The blushing cheek speaks modest mind,

The lips befitting words most kind ;

The eye does tempt to love's desire,

And seems to say, 'tis Cupid's fire ;

Yet all so fair but speak my moan,

Since nought doth say the heart of stone.

Why thus, my love, so kind bespeak

Sweet lip, sweet eye, sweet blushing cheek,

Yet not a heart to save my pain ?

O Venus ! take thy gifts again ;

Make not so fair to cause our moan,

perforce make a heart that's like our own. -------------------- http://en.wikipedia.org/wiki/Isabella_Markham -------------------- Birth: Mar. 28, 1527 Ollerton Nottinghamshire, England Death: May 20, 1579 London Greater London, England

Isabella Markham, Lady Harington (28 March 1527 – 20 May 1579), was an English courtier, a Gentlewoman of the Privy Chamber of Queen Elizabeth I of England and a personal favourite of the queen. Isabella Markham was muse to the court official and poet John Harington, who wrote sonnets and poems addressed to her, before and after they married. Thomas Palfreyman dedicated his Divine Meditations to her in 1572.

FamilyIsabella Markham was born on 28 March 1527 in Ollerton, Nottinghamshire, England, the daughter of Sir John Markham of Cotham (before 1486- 1559) and his third wife, Anne Strelley. She had two brothers: Thomas, who married Mary Griffin, by whom he had issue, including Sir Griffin Markham; and William, whose wife was Mary Montagu. Her elder sister, Frances was the first wife of Henry Babington, whose son (by his second wife Mary Darcy) Anthony Babington would be executed for having organised an assassination plot against Queen Elizabeth.

The Markhams were an ancient family, who traced their agnatic line of descent from Claron, who had held the manor of West Markham at the time of the Norman Conquest in 1066. Claron's descendants assumed the name of de Marcham which was anglicised into Markham, and had often distinguished themselves in English history throughout the centuries since their ancestor Claron had served Edward the Confessor.

In the household of Elizabeth I She joined the household of Lady Elizabeth Tudor as one of her ladies-in-waiting sometime before 1549. When the princess was arrested in March 1554 by the orders of her half-sister, Queen Mary I, for suspected treason, Markham, described as having been a favoured lady-in-waiting, accompanied the princess to the Tower of London, where her father had served as Lieutenant from 1549 to 31 October 1551. While there she encountered her long-standing admirer, the poet and former treasurer of King Henry VIII, John Harington, who was imprisoned as the result of a letter which linked him to Thomas Wyatt's conspiracy against Queen Mary. He was married to another of Elizabeth's attendants, Ethelreda Malte, a rumoured illegitimate daughter of Henry VIII, who had also joined the princess in the Tower. He had been enamoured of Markham sometime before 1549 (this is the date of his first sonnet to her), when he had later reminisced that he had "firste thought her fayre as she stode at the Princesse's windowe in goodlye attyre, and talkede to dyvers in the Courte-Yard". As Harington had previously been imprisoned in the Tower from early 1549 to the spring of 1550 for complicity in the treason of Thomas Seymour, 1st Baron Seymour of Sudeley, and his involvement in the plot to bring about a marriage between King Edward VI and Lady Jane Grey, it is curious to note that the object of his love was in fact the daughter of his former jailer. Sir John Markham served as Lieutenant of the Tower during the period of Harington's incarceration.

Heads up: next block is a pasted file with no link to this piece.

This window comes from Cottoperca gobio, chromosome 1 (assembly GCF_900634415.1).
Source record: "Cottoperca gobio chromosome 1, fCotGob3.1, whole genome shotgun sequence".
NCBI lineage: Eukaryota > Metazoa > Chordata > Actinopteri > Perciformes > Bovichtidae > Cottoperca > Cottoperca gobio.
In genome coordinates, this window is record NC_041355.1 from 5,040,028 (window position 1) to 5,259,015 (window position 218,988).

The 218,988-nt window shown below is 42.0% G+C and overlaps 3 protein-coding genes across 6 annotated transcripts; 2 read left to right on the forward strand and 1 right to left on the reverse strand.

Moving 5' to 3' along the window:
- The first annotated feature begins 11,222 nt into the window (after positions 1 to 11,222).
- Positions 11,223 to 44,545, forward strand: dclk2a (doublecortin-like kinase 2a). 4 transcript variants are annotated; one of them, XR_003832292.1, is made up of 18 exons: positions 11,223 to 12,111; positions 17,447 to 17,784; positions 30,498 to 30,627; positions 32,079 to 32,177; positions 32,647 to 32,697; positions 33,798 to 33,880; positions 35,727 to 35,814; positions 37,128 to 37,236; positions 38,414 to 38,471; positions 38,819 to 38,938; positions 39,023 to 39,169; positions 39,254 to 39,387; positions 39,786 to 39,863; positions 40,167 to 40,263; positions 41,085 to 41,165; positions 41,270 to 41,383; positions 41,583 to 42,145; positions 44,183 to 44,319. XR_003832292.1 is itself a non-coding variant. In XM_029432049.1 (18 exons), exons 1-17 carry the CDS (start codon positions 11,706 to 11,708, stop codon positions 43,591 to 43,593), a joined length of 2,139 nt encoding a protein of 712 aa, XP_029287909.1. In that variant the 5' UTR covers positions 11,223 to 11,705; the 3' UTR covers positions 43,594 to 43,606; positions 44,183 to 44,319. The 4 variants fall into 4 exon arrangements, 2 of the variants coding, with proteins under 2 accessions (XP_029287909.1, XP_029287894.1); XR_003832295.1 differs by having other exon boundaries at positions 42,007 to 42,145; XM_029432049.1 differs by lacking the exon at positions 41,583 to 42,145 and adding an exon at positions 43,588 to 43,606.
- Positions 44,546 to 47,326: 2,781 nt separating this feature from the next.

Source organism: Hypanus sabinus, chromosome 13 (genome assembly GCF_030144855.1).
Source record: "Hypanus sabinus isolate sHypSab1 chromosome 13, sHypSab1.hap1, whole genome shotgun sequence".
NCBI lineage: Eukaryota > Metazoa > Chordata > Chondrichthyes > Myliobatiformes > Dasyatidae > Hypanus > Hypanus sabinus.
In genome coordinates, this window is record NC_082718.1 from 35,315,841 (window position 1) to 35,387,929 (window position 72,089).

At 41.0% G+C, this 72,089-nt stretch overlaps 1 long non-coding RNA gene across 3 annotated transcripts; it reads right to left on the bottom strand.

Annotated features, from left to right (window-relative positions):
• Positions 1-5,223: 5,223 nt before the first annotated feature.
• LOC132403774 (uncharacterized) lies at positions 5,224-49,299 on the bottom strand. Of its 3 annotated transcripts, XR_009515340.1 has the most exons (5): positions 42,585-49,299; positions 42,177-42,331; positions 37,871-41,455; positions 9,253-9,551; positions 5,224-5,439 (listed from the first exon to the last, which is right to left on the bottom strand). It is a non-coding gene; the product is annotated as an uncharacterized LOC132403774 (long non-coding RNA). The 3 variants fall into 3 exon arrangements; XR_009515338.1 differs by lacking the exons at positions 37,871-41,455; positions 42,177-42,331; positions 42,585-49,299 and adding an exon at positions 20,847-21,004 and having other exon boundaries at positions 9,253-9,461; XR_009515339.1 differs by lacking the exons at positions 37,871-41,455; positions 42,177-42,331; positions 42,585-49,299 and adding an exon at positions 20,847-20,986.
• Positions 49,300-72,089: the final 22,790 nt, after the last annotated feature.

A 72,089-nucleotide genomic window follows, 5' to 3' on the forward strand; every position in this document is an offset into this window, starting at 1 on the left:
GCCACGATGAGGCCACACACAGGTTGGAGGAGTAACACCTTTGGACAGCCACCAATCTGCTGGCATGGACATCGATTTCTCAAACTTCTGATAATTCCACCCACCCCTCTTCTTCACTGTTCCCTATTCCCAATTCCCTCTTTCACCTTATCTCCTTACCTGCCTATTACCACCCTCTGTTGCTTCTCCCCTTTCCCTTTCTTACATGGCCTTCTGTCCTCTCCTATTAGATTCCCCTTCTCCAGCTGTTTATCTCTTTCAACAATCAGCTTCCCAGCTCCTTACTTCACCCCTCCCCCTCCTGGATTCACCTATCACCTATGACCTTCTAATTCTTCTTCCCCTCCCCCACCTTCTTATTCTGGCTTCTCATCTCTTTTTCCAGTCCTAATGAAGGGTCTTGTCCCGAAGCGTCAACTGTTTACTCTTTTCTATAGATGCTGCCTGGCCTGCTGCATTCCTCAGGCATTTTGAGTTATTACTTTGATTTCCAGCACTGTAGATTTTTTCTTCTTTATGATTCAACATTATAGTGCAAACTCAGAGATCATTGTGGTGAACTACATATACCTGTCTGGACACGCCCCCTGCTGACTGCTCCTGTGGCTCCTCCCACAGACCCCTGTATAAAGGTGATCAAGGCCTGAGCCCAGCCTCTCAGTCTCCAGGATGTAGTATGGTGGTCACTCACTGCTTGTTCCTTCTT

Elizabeth was moved to Woodstock Palace in May and placed under house arrest, and it is not known if Markham went with her; however, upon Elizabeth's return to her residence at Hatfield House in October 1555, Markham was installed once more in the princess's household as one of her six gentlewomen. Harington, having already secured his own freedom in January 1555, paid frequent visits to Hatfield, where he encountered Markham. He was described as having already been very much in love with her in the early years of Mary I's reign.

Upon Elizabeth's ascension to the throne in 1558 as Elizabeth I, Markham was appointed a Gentlewoman of the Privy Chamber, a post she held for the rest of her life.

Poet's muse Markham, who was described as having possessed "great beauty"[20] inspired Harington to write letters and pay homage to her in poems and sonnets, usually addressing her as "Sweete Isabella Markham". He had started composing the sonnets as early as 1549 when she was 22 years old. One of these reads in part as follows:

"John Haryngton to Isabella Markham, 1549

Question. Alas! I love you overwell, Myne owne sweete deere delygte! Yet, for respects I feare to tell What moves my trobled spryghte: What workes my woe, what breeds my smarte, What wounds myn harte and mynde; Reason restrayns me to emparte Such perylls as I fynde."

Marriage: Portrait of Isabella Markham's eldest son, Sir John Harington, author, godson of Queen Elizabeth I, and a prominent figure at her courtSometime in 1559, after the death of his first wife, which occurred before 1 April,[23] Markham married Harington, who had inherited considerable property from the childless Ethelreda. Upon their marriage she became Lady Harington. The match met with the Queen's approval as both Isabella Markham and John Harington were held in high favour.[24] This was made manifest when Elizabeth stood as godmother to Lady Harington's first child, John[25] on 4 August 1561, with Thomas Howard, 4th Duke of Norfolk, and William Herbert, 1st Earl of Pembroke, acting as the infant's godfathers. The baptism took place at the Church of All Hallows, London Wall.

Together Lady Harington and her husband had five children:

Sir John Harington (before 4 August 1561- 20 November 1612), author, courtier, and inventor of the flush toilet. He married Mary Rogers (1565–1634), daughter of Sir George Rogers and Jane Winter, by whom he had nine children. Elizabeth Harington (born c.1560) Robert Harington (died 6 December 1601) Francis Harington (1564- 22 January 1639), married Jane Baylie James Harington (1565–1592) Thomas Palfreyman dedicated his Divine Meditations to Lady Harington in 1572.

She was still in the Queen's service when she died on 20 May 1579 at the age of 52.[26] She was buried in St. Gregory's by St. Paul's in London; her husband was later buried beside her.

Source: http://en.wikipedia.org/wiki/Isabella_Markham

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Isabella Harington's Timeline

1527
March 28, 1527
Allerton, Nottinghamshire, England
1551
1551
Age 23
England
1554
1554
Age 26
England
1554
Age 26
Exton, Devon, England, United Kingdom
1557
1557
Age 29
1559
1559
Age 31
Kelston, Somerset, England, United Kingdom
1561
August 4, 1561
Age 34
Kelston, Bath and North East Somerset, England, United Kingdom
1561
Age 33
Cannington, Somersetshire, Somerset, England
1561
Age 33
Kelston, Bath and North East Somerset, UK
1564
1564
Age 36
Kelston, Somerset, England, United Kingdom